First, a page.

The benefits of international consciousness and activism for countries has been under-appreciated in India. Parties, which are supposed to articulate people’s perspective and aspirations, do not have a foreign policy cell in their organisations. The Congress has one for namesake, but is not functional, others have none. Thus, foreign policy is left to diplomats serving the Government hence, one can understand the dearth of freshness and innovation in our foreign policy approach, as bureaucrats are no risk-takers and are largely conservative.

Benefits of internationalisation are many, for individuals, institutions, and the country. Going by logic of growth, the levels below the top have to be strong to hold it, so nationalism becomes stronger when we become international. Our economy at home has to be viable if we go global, as it demands quality and rigour.

Second, the current nature of economy and even politics is interdependent, so any country cannot operate in isolation. Even national security from external threat or hegemony cannot be ensured by a country on its own, it will have to seek allies and partners. Third, the domination, suppression and discrimination within the country cannot be fought without international solidarity hence one has to go global.

On methodology of developing perspectives in foreign policy, one could praise and pillory the Government on merit. One could endorse the Government as it makes India secure and prosperous with strategic alliances, and beneficial and purposeful partnerships, and could be critical when government’s policies fail to secure India and cause damages.

Government’s policy on Pakistan and China and on our other neighbours has been patchy and inconsistent. One could make suggestions as well as pleas to rectify the situation. India’s new approach to Israel is a big radical departure. In strategic terms, one could support this without compromising Palestine’s interest, and in fact, one could urged the Government to broker a durable peace between the two countries, as Bruno Kriesky, the famous former Austrian Chancellor a Jew himself had tried in his times.

India, at present, pulls a paradoxical perception about its international position. One, it is a fast growing economy, about to outpace China, has world’s largest workforce, rich in scientific and technical knowhow, a sustained democracy, all of which enable and entitle India to play a significant role on the world stage. Some optimists would even suggest that it is a ‘super power’ in the making.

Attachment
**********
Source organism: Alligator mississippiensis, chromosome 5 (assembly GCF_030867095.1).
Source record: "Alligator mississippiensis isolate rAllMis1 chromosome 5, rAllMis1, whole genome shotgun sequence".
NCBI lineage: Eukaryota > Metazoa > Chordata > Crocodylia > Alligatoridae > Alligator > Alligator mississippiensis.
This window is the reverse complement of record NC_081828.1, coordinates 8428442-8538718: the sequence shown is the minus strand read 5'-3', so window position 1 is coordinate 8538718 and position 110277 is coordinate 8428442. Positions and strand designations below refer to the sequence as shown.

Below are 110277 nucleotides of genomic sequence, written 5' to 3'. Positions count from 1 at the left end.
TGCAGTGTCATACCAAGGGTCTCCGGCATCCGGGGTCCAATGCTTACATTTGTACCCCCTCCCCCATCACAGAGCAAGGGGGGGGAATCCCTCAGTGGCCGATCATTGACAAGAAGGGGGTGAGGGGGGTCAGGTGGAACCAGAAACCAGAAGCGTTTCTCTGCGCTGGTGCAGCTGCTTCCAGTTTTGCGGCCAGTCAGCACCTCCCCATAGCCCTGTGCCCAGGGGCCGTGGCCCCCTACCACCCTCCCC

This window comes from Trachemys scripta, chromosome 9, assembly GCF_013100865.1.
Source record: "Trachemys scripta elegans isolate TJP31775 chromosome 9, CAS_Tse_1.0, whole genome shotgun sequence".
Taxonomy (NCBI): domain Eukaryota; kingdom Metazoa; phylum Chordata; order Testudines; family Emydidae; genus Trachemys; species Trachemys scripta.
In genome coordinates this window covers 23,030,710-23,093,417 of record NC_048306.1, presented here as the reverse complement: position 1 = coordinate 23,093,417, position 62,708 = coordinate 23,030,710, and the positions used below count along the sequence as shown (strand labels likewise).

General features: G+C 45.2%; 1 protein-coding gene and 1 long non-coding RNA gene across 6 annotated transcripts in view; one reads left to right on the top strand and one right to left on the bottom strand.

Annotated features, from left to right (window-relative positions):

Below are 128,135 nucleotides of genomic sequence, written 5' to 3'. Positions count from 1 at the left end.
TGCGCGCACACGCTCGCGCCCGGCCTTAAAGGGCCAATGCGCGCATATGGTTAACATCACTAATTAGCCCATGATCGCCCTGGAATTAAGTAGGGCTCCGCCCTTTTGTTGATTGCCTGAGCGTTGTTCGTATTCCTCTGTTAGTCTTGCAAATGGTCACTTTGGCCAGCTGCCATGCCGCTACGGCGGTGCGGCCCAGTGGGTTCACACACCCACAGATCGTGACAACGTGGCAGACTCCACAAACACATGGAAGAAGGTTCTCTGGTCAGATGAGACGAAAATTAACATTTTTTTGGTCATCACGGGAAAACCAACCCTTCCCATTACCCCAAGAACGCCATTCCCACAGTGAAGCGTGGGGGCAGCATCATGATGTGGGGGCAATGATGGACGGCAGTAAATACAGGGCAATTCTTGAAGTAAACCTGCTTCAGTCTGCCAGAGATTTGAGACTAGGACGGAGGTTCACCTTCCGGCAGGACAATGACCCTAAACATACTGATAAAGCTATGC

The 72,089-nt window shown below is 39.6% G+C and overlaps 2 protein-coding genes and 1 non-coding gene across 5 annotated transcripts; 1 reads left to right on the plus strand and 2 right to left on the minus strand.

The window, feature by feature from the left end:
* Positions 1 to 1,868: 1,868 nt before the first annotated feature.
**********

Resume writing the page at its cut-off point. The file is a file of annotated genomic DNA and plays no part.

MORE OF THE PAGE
Candidly speaking, it is a far-fetched wishful thinking. Yet, India certainly has the potential to be a world power. On the contrary, India is still a developing country in multiple aspects, low in human development index, with vast swathes of poverty and backwardness. If a country’s external influence is a function of its domestic determinants, the prognosis of India emerging as a world power does not hold. Although, arguably, a country can punch above its weight in international politics by playing to its strength and making others believe in it.

India could perhaps do that. But, New Delhi suffers from several strategic dilemmas. One, it seeks to remain non-aligned, second, it wants to make strategic alliances, and the third, it attempts to create a multipolar world, which is like a strategic snowstorm, one does not know when it comes, and how long it would stay, and, above all, how deep it can go. Second constraint is attitudinal.

Like the European Union which gets embroiled in the internal matters, with little enthusiasm and energy left for internationalism; New Delhi seems to be caught in the problems of Union of India. Third, New Delhi like Brussels fails to realise that playing an international role will enhance the internal strengths. As the improved international engagement requires the backing up of domestic strengths – economic and political, and of various other sectors; a diminished role will level down the internal initiatives, reforms and rejuvenation etc.

At any rate, New Delhi needs to internationally position India that is commensurate with its national strengths and strategies. It can no longer underplay internationalism in the current state of global affairs. If people are convinced of these political accruals of internationalism, they ought to develop a sense of and cultivate internationalism in their personal and professional lives. It is a necessary and an unavoidable concern people have to assiduously develop, as it is ultimately in their interest of that of the country. Long live international solidarity!

(Copyright, India News & Feature Alliance)